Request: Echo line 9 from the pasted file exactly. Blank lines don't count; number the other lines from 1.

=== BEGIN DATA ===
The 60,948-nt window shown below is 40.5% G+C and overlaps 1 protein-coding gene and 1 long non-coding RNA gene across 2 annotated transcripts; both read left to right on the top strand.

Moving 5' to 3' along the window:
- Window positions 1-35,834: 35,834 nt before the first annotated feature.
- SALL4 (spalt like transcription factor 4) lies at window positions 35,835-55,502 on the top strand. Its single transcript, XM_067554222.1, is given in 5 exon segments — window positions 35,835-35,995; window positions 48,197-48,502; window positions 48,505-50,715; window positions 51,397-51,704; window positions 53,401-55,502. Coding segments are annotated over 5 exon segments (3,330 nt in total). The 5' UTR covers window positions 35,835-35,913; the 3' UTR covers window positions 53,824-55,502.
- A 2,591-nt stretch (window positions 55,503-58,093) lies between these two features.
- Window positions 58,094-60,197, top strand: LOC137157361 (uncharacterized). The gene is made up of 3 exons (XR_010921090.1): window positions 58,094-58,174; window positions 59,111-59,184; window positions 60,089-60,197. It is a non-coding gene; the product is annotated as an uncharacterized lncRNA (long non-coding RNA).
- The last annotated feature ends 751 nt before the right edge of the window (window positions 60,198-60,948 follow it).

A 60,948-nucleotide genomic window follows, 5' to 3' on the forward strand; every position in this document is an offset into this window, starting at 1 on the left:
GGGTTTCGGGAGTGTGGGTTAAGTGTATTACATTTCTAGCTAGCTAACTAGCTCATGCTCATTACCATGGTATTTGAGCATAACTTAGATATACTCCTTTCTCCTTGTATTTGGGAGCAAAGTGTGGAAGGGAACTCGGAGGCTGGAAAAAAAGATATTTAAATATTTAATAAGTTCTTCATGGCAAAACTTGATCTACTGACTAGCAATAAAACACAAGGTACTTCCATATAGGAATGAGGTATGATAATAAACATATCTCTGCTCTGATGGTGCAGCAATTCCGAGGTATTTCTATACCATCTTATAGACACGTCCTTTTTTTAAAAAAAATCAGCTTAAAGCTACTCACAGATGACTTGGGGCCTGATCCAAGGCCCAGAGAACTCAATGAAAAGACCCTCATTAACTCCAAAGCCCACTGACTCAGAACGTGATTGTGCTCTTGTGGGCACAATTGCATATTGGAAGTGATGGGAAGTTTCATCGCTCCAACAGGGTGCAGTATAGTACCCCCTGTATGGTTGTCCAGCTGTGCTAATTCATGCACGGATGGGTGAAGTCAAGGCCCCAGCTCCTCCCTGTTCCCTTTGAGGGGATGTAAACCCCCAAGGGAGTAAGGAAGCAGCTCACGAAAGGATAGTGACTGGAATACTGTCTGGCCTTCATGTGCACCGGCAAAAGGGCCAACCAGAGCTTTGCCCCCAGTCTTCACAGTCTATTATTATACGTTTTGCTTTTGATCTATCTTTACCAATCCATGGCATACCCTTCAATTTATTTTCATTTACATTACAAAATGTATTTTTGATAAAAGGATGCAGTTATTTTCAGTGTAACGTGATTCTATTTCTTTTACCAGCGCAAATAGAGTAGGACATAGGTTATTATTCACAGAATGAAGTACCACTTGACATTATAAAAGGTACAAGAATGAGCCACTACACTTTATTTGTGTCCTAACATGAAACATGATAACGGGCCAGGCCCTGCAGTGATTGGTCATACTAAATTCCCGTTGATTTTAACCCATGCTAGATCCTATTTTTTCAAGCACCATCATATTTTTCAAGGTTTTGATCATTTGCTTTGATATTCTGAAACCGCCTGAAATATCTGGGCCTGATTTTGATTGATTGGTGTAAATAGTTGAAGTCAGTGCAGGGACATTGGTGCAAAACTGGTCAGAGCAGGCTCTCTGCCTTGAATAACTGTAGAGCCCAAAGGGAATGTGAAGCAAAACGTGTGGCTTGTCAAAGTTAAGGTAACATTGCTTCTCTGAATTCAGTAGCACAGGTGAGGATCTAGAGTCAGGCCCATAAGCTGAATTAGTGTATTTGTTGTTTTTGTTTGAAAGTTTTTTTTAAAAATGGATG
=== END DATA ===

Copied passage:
GGGTTTCGGGAGTGTGGGTTAAGTGTATTACATTTCTAGCTAGCTAACTAGCTCATGCTCATTACCATGGTATTTGAGCATAACTTAGATATACTCCTTTCTCCTTGTATTTGGGAGCAAAGTGTGGAAGGGAACTCGGAGGCTGGAAAAAAAGATATTTAAATATTTAATAAGTTCTTCATGGCAAAACTTGATCTACTGACTAGCAATAAAACACAAGGTACTTCCATATAGGAATGAGGTATGATAATAAACATATCTCTGCTCTGATGGTGCAGCAATTCCGAGGTATTTCTATACCATCTTATAGACACGTCCTTTTTTTAAAAAAAATCAGCTTAAAGCTACTCACAGATGACTTGGGGCCTGATCCAAGGCCCAGAGAACTCAATGAAAAGACCCTCATTAACTCCAAAGCCCACTGACTCAGAACGTGATTGTGCTCTTGTGGGCACAATTGCATATTGGAAGTGATGGGAAGTTTCATCGCTCCAACAGGGTGCAGTATAGTACCCCCTGTATGGTTGTCCAGCTGTGCTAATTCATGCACGGATGGGTGAAGTCAAGGCCCCAGCTCCTCCCTGTTCCCTTTGAGGGGATGTAAACCCCCAAGGGAGTAAGGAAGCAGCTCACGAAAGGATAGTGACTGGAATACTGTCTGGCCTTCATGTGCACCGGCAAAAGGGCCAACCAGAGCTTTGCCCCCAGTCTTCACAGTCTATTATTATACGTTTTGCTTTTGATCTATCTTTACCAATCCATGGCATACCCTTCAATTTATTTTCATTTACATTACAAAATGTATTTTTGATAAAAGGATGCAGTTATTTTCAGTGTAACGTGATTCTATTTCTTTTACCAGCGCAAATAGAGTAGGACATAGGTTATTATTCACAGAATGAAGTACCACTTGACATTATAAAAGGTACAAGAATGAGCCACTACACTTTATTTGTGTCCTAACATGAAACATGATAACGGGCCAGGCCCTGCAGTGATTGGTCATACTAAATTCCCGTTGATTTTAACCCATGCTAGATCCTATTTTTTCAAGCACCATCATATTTTTCAAGGTTTTGATCATTTGCTTTGATATTCTGAAACCGCCTGAAATATCTGGGCCTGATTTTGATTGATTGGTGTAAATAGTTGAAGTCAGTGCAGGGACATTGGTGCAAAACTGGTCAGAGCAGGCTCTCTGCCTTGAATAACTGTAGAGCCCAAAGGGAATGTGAAGCAAAACGTGTGGCTTGTCAAAGTTAAGGTAACATTGCTTCTCTGAATTCAGTAGCACAGGTGAGGATCTAGAGTCAGGCCCATAAGCTGAATTAGTGTATTTGTTGTTTTTGTTTGAAAGTTTTTTTTAAAAATGGATG